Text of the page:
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[ Thread ][ Subject ][ Author ][ Date ]marcia m eaton
Wed, 21 Apr 1999 04:43:23 -0400
The projects people have described that invite students to be come
archaeologists are very exciting. Once the function of objects has been
identified (or hypothesized) I would also ask students three questions:
What does the fact that this group of people wanted to fulfill that
function tell us about their values--political, religious, ethical,
What do the properties of the objects (color, size, etc) tell us about
their aesthetic values?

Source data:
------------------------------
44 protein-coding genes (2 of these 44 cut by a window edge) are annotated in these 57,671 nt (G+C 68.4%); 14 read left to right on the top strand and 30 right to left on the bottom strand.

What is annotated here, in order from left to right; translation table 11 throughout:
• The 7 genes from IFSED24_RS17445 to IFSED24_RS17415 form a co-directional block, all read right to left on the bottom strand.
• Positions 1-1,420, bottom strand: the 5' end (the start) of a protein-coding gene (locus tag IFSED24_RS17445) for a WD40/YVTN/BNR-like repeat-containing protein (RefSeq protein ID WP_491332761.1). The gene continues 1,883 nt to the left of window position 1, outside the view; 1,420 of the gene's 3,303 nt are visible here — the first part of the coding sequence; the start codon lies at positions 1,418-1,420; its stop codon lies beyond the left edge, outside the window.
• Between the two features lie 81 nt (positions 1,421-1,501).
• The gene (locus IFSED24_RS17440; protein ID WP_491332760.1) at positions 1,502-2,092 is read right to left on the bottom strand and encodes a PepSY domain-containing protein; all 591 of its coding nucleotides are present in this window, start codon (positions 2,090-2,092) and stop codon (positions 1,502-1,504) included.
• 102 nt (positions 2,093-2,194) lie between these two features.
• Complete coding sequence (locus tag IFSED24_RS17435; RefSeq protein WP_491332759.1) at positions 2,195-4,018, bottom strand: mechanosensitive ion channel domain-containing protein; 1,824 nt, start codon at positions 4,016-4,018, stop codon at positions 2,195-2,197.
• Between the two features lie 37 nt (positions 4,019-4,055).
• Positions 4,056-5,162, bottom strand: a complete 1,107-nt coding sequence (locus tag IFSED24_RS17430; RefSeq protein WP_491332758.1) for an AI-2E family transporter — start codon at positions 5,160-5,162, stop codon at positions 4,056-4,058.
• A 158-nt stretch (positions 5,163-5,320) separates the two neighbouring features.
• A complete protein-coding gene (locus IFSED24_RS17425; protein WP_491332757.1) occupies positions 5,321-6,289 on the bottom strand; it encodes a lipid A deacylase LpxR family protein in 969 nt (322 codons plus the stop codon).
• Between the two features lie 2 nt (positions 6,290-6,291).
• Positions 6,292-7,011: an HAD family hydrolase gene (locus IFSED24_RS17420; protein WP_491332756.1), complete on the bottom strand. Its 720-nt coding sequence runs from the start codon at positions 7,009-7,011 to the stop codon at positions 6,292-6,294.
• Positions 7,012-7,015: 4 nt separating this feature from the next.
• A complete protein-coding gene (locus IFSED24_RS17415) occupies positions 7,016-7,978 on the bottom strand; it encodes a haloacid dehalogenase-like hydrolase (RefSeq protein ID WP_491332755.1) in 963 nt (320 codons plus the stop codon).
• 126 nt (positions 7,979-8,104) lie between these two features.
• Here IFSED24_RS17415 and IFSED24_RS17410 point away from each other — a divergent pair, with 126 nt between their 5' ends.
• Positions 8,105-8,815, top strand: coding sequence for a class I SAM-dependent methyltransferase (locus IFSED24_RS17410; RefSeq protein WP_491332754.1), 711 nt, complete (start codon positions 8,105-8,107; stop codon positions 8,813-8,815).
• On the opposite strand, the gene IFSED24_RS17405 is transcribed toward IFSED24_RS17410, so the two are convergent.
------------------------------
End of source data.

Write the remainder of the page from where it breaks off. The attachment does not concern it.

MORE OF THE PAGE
How do the aesthetic values relate to their other values?
For example, wanting to mummify some individuals tells us a great deal
about their politics and religion. The design of the tombs tells us
something about their aesthetic values and the ways the aesthetic values
connected to their political and religious values.
If you describe these activities as turning kids into "detectives" you
might want to have them read the Sherlock Holmes episode in which he meets
Dr. Watson for the first time and identifies him as a doctor who has
recently come from Afghanistan. Sorry---I don't have the quotation with me
in Holland, but I'll bet someone out there can provide it---Ron must have
it. It's a great way to talk about logical reasoning, both deductive and
inductive. (There is a blurb about this on Walk 3 through Trajan's Column